Assembly Passes Farm Laborers Fair Labor Practices Act

Leading the fight to strengthen labor protections for farmworkers, Speaker Carl Heastie, Assemblymember Catherine Nolan and Labor Committee Chair Marcos Crespo today announced the Assembly has passed the Farm Laborers Fair Labor Practices Act (A.8419, Nolan). The Assembly Majority has worked for more than two decades to ensure farmworkers are not subject to unfair labor practices. The measure grants collective bargaining rights, overtime pay, a day of rest and expansion of workers’ compensation benefits, as well as other worker rights and protections to all farmworkers.

“Here in the Assembly Majority we pride ourselves on standing up for the rights of the hard working men and women across New York,” said Speaker Heastie. “Farmworkers deserve proper protections for the physically taxing, sometimes dangerous work they do that fuels our agricultural sector and puts food on our tables. They are vital to keeping New York’s farms working and play a pivotal role in the health and well-being of our residents.”

“Our Assembly Majority has a proud history of passing workers’ rights legislation, and today we have given farmworkers many protections they have been without for far too long. Farmworkers will finally have collective bargaining rights, a day of rest and overtime. I am proud to have carried this legation for many years, and I thank Speaker Heastie for his support in getting this legislation passed,” Assemblymember Nolan said.

“There is a significant demand for farmworkers in New York and across the country. The work they do is vitally important to all of our communities,” said Assemblymember Crespo. “After years of advocacy, we are finally able to deliver more protections and safer working conditions.”

The Farm Laborers Fair Labor Practices Act would allow for the creation of a work environment for farming communities with clear worker protections, including:

  • Deeming individuals employed as farm laborers as “employees” under the New York State Employment Relations Act, which would grant them the right to organize and collectively bargain;
  • Granting overtime pay equivalent to at least of 1.5 times the laborer’s regular rate of pay after 60 hours a week;
  • Requiring 24 hours of consecutive rest per week, while giving the worker the ability to choose to work on their day off with overtime;
  • Expanding unemployment insurance coverage to all farm workers, and eliminating of the requirement that mandates employers make unemployment contributions for farm labor performed by seasonal H-2A visa workers who cannot collect the benefits;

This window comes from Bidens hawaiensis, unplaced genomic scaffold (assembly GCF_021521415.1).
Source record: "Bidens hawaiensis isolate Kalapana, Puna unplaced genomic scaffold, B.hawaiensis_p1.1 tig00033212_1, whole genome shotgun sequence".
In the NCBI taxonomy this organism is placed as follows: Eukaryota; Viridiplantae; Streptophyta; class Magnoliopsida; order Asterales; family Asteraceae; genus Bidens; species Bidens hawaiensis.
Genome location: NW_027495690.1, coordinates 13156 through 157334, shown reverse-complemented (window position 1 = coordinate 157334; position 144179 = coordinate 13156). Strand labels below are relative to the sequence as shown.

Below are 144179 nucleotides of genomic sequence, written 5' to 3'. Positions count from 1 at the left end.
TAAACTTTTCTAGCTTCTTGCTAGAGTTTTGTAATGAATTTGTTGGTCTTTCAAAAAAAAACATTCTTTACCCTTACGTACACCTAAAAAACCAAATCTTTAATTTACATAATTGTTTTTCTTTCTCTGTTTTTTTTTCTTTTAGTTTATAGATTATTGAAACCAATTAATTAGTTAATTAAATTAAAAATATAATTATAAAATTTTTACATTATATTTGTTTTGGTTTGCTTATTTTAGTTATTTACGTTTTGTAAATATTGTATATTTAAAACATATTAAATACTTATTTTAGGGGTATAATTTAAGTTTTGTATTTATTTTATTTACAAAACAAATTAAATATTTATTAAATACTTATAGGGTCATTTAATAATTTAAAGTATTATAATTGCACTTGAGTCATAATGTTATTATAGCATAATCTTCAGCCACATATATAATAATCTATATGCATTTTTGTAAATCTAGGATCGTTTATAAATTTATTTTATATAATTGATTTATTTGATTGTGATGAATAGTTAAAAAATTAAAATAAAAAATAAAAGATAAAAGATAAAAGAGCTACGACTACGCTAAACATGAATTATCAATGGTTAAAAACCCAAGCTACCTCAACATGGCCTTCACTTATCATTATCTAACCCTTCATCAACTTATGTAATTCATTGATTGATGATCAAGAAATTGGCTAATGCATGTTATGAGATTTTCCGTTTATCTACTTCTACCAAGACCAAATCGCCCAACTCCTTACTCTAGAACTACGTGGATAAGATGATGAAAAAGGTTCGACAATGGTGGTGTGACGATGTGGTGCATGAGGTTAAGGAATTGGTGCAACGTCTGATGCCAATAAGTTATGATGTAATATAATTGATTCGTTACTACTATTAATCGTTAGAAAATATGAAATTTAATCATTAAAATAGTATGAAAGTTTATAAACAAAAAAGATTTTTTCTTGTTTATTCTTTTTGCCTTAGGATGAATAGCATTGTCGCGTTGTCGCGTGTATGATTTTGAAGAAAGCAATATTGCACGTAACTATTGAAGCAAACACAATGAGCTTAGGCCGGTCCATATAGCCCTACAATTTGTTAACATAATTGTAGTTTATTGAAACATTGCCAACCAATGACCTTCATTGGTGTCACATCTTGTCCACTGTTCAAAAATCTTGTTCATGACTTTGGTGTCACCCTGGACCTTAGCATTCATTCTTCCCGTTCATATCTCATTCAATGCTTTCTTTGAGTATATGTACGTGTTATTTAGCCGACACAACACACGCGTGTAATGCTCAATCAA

• Expanding eligibility for workers’ compensation coverage and establishing eligibility for disability benefits;
  • Requiring all employers to post notices regarding their compliance with workers’ compensation requirements in both English and Spanish;
  • Establishing fines for violations of such posting requirements;
  • Prohibiting discrimination against an employee for filing injury claims for injuries incurred in the course of employment; and
  • Establishing a Farm Laborers Wage Board to provide recommendations as to additional overtime for farm laborers.

These amendments would give farmworkers many of the same employment rights currently available to workers in other industries across New York State.

The agriculture industry depends on the collaboration of farmers and farm laborers to produce the many crops and agricultural products we consume. However, farm laborers are not covered by the Federal Fair Labor Standards Act or the National Labor Relations Act (NLRA). The omission of farm laborers as employees under these federal laws denies basic labor protections to an essential community.

In New York the agriculture industry yields approximately $5 billion annually and is responsible for nearly 198,000 jobs. There are more than 35,000 farms across the state, most of which are family owned. Agriculture production is seasonal and dependent on weather. Planting and harvesting schedules are unlike any other industry, with livestock most often requiring around the clock care.

Today’s legislation would assist in the improvement of working conditions of New York’s agriculture industry and ensure that our farms have the flexibility and resources they need to continue to operate and maintain these critical jobs.